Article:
Date of Award

6-2013

Document Type

Open Access

Degree Name

Bachelor of Arts

Department

American Studies

First Advisor

Lori Marso

Second Advisor

Andrew Feffer

Language

English

Keywords

Beat Generation, Generation X, feminism, music, punk, DIY

Abstract

In my thesis, I investigate the cultural, artistic and political effects of the Beat Generation and a subculture within Generation X known as the Riot Grrrls. Both groups serve as an alternative to their mainstream cultural counterparts-the Beats are a reaction to 1950s post‐war suburbia, and the riot grrrls subvert the pop‐culture overload and the backlash against feminism that is indicative of Generation X. Arising in the midst of the conformist 1950s, the Beats were a group of writers and artists, some of them women, who were willing to fight against the constraints of male‐dominated “Wonder bread” culture. Similarly, the riot grrrl movement of the 80s and 90s subverts the punk movement and combats anti‐feminism, using their words, music and cut‐and‐paste skills to assert both their collective feminism and their individual identities. Both of these groups of women sought a more active role in a counterculture that still valued a passive female participation—in both the Beat and punk circles, the majority of the women participated as wives, girlfriends and muses of their male artist counterparts. In the first chapter, I outline the historical and cultural contexts that surround both the Beat generation and Generation X. I examine the artistic, cultural, political and historical impacts of both these marginalized groups and their forms of DIY “do it yourself” self‐expression. Specifically, I look at self‐made zines from the riot grrrl generation alongside Beat publications such as Diane di Prima’s Floating Bear newsletter. The second chapter focuses on di Prima, The Floating Bear, and her contributions to the Beat community, while the third chapter focuses on the world making and zine circulation of the riot grrrls. I consider these works to be exemplary representations of their respective counter‐publics. Through examining their creative output within the theoretical framework of Michael Warner’s Publics and Counterpublics, the fourth chapter assesses the ways in which these movements are able to challenge and offer alternatives to the existing defined social constructs.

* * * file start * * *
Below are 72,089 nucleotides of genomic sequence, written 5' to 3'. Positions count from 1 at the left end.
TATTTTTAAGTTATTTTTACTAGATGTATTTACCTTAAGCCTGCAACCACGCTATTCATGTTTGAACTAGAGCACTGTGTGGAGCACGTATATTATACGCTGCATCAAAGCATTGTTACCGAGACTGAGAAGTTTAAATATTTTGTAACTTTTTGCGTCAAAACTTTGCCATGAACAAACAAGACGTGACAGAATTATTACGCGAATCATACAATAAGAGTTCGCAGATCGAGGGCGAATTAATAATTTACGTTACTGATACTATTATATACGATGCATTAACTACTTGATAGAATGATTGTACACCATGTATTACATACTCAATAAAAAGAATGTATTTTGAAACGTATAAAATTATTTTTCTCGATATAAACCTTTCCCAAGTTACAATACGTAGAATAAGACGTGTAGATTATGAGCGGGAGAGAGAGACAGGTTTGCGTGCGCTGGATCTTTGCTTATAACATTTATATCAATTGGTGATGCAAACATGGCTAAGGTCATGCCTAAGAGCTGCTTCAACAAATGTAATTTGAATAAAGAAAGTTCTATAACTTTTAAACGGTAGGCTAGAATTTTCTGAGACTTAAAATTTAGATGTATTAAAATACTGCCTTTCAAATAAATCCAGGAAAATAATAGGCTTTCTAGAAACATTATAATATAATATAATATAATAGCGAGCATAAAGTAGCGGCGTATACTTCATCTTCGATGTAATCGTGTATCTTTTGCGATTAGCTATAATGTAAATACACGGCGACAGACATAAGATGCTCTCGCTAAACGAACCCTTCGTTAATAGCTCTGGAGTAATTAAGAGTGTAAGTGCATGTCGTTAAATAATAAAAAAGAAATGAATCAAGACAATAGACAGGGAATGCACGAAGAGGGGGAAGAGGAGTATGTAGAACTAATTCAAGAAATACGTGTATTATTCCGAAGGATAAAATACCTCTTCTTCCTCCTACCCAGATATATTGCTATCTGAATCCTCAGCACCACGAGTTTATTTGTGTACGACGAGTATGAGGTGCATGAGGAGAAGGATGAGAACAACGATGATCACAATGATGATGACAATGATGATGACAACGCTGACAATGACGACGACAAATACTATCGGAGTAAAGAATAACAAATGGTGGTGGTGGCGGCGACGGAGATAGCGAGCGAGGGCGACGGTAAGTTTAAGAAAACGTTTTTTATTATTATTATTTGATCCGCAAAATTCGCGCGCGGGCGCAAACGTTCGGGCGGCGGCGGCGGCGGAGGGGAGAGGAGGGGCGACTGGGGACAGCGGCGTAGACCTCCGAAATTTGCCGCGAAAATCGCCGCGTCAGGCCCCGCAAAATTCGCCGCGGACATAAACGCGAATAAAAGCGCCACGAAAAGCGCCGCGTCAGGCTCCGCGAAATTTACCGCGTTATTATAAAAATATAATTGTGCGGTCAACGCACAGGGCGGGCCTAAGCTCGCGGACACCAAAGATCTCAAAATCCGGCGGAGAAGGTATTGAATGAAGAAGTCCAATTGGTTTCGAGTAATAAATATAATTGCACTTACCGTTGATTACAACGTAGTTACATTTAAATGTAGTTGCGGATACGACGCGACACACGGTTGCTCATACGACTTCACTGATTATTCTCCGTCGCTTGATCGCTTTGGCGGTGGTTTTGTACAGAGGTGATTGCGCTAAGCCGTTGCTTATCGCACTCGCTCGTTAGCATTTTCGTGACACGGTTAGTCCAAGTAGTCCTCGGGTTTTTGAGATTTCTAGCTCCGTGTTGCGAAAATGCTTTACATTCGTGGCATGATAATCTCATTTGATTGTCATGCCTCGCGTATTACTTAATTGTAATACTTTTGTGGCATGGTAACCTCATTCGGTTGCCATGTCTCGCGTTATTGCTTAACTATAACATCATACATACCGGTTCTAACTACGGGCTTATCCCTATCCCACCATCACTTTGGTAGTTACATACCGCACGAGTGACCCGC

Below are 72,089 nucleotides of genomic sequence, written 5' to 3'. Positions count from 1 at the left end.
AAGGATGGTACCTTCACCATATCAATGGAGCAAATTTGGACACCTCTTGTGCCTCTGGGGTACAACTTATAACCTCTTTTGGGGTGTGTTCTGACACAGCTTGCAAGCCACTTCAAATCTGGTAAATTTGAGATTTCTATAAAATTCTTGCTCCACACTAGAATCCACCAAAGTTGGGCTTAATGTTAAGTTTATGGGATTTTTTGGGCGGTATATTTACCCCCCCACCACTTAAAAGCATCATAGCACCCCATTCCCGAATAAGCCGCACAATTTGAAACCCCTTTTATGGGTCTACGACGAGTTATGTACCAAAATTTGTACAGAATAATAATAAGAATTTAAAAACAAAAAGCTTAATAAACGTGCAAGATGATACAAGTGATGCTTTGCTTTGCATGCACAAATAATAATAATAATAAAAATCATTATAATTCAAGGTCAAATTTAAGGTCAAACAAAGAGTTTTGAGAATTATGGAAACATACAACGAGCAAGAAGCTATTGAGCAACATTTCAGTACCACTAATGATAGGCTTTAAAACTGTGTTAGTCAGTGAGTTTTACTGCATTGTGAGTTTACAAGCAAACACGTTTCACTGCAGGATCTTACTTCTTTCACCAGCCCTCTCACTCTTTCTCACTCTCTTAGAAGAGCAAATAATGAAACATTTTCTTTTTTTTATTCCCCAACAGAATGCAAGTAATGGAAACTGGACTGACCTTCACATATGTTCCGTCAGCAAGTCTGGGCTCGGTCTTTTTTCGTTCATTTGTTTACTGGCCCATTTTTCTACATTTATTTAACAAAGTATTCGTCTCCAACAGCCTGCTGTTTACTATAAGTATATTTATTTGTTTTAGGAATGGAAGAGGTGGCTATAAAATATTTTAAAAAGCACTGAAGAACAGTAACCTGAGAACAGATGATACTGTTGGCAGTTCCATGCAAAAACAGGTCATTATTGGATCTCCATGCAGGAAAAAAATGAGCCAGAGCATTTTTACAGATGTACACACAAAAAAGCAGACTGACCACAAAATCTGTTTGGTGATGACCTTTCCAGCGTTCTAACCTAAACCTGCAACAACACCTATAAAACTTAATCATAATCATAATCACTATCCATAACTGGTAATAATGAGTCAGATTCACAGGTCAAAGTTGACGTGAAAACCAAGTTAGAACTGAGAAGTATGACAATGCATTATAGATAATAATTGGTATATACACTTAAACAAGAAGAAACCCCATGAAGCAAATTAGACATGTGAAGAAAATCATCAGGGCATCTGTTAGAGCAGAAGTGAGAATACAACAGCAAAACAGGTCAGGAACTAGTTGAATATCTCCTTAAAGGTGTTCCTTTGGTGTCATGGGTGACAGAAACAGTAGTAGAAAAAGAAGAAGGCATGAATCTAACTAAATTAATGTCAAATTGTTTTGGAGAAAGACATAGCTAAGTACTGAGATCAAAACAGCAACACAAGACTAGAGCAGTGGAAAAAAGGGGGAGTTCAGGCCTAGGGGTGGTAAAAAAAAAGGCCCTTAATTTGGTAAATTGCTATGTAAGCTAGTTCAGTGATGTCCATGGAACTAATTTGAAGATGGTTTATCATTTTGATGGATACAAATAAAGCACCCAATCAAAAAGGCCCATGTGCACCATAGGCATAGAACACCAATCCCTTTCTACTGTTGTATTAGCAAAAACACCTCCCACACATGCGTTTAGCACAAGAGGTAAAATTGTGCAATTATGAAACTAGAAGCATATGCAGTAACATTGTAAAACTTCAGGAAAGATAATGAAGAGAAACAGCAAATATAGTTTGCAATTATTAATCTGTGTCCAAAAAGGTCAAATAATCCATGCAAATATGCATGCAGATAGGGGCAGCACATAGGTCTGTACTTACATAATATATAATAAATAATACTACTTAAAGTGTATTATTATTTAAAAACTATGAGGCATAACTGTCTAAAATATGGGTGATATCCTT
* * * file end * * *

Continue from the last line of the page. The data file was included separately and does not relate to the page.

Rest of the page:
Share

COinS